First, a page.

In a banter-fuelled discussion with my FIL, I responded a little too defensively, “come on, do you really think someone from Idaho could invent the TV?!” It was then I recalled he was born in Pocatello…

2. TELEPHONEAlexander Graham Bell (1847-1922), Edinburgh, Scotland.

3. IMPROVEMENTS TO THE STEAM ENGINEJames Watt (1736–1819), Greenock, Scotland.

4. PENICILLINSir Alexander Fleming (1881-1955), Lochfield farm near Darvel in East Ayrshire, Scotland.

5. THE PEDAL BICYCLE – Kirkpatrick Macmillan (1813-1878), Thornhill, Dumfriesshire, Scotland.

6. FIRST WORKABLE RADAR SYSTEM – Sir Robert Alexander Watson-Watt, a descendant of James Watt, (1892-1973) Brechin, Scotland.

7. ADHESIVE STAMPS and POSTMARKJohn Chalmers (1782-1853), Arbroath, Scotland.

8. INSULIN – John James Richard MacLeod (1876–1935) of Clunie, Perth and Kinross, Scotland.

9. TARMACADAM (TARMAC) ROADS – John Loudon Macadam (1736-1856) Ayr, Scotland.

10. THE U.S. NAVYJohn Paul Jones (1747-1782) Kirkcudbright (‘Kir’kood’bree‘), Scotland.

11. WHISKY – Derived from Gaelic word for “water”, and given its full title of “uisge-beatha” Water of Life. “The first written record of whisky comes from 1405 in Ireland, where it was distilled by monks. It is also mentioned in Scotland in 1496. However it is thought that whisky had already been around for at least several hundred years prior. When or where whisky was first distilled is unknown and the local, undocumented beverage production during the period makes identification of the drink’s origin difficult. Additionally, it is possible that different groups discovered processes of distillation completely independently of one another.”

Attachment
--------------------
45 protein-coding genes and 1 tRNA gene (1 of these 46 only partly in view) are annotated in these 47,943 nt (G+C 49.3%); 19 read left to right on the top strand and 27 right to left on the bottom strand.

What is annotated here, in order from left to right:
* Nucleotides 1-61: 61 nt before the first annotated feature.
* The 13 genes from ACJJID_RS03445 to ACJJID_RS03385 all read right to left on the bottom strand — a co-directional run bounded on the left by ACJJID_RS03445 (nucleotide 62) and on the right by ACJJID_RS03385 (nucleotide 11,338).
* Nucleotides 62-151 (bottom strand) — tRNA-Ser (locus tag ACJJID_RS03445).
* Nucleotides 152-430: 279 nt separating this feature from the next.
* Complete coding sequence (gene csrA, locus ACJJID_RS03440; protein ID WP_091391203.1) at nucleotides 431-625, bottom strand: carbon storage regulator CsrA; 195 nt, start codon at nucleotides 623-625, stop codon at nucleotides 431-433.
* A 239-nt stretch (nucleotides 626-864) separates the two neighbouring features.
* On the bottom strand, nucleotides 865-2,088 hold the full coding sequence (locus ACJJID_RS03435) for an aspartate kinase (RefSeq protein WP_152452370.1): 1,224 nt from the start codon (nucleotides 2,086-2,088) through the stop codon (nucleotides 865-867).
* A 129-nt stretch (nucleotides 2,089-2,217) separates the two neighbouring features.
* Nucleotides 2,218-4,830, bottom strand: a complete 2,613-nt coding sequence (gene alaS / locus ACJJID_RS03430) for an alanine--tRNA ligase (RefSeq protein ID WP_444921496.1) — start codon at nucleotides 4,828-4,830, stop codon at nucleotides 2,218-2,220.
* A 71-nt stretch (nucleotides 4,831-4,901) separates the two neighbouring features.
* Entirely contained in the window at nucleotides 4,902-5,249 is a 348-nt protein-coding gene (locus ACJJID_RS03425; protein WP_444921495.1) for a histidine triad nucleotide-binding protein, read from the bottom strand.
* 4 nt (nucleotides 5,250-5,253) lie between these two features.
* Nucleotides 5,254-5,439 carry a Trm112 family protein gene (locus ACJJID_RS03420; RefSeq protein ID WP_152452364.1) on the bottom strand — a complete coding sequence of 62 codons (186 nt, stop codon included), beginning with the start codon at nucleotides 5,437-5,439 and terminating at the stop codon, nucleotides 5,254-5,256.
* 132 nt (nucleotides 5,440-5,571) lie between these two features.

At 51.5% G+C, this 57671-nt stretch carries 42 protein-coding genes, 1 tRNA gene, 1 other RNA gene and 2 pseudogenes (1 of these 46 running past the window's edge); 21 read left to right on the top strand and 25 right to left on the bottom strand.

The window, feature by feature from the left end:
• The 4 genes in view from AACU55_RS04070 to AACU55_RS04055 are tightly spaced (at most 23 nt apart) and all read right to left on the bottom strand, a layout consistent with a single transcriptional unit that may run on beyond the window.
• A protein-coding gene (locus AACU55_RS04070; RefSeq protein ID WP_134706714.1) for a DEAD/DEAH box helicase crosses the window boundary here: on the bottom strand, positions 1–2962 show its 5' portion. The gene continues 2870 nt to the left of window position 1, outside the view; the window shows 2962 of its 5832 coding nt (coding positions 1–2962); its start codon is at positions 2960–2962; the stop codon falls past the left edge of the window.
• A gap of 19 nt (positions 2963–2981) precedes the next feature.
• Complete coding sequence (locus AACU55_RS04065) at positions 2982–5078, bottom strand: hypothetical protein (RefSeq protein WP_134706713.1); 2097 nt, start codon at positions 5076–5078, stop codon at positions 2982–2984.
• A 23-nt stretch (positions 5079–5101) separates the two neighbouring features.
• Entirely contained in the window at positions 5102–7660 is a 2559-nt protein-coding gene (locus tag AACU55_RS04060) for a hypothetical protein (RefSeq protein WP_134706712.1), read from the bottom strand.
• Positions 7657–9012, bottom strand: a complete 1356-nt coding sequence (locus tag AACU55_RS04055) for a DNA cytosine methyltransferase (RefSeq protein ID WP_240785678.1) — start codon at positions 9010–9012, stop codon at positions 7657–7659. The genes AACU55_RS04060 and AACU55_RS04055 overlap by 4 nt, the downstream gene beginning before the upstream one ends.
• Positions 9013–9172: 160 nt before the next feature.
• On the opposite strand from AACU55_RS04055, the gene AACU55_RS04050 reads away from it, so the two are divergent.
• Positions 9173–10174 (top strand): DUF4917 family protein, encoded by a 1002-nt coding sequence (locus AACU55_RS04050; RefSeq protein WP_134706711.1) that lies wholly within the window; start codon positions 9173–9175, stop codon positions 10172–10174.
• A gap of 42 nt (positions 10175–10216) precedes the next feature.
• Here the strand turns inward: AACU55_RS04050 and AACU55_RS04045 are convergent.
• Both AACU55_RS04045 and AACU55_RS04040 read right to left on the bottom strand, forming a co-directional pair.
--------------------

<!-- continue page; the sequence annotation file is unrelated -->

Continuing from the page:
Arguably the best whisky in the world is distilled in Scotland. It is unofficially the Scottish National Drink. Irn Bru is “the other national drink”.

12. THE PNEUMATIC TYREJohn Boyd Dunlop (1840-1921), Dreghorn, Scotland.

13. BRIDGE DESIGN Sir William Arrol (1838-1913) Houston, Renfrewshire, Scotland; Thomas Telford (1757-1834) Westerkirk, Scotland; & John Rennie (1761-1821) East Linton, Scotland.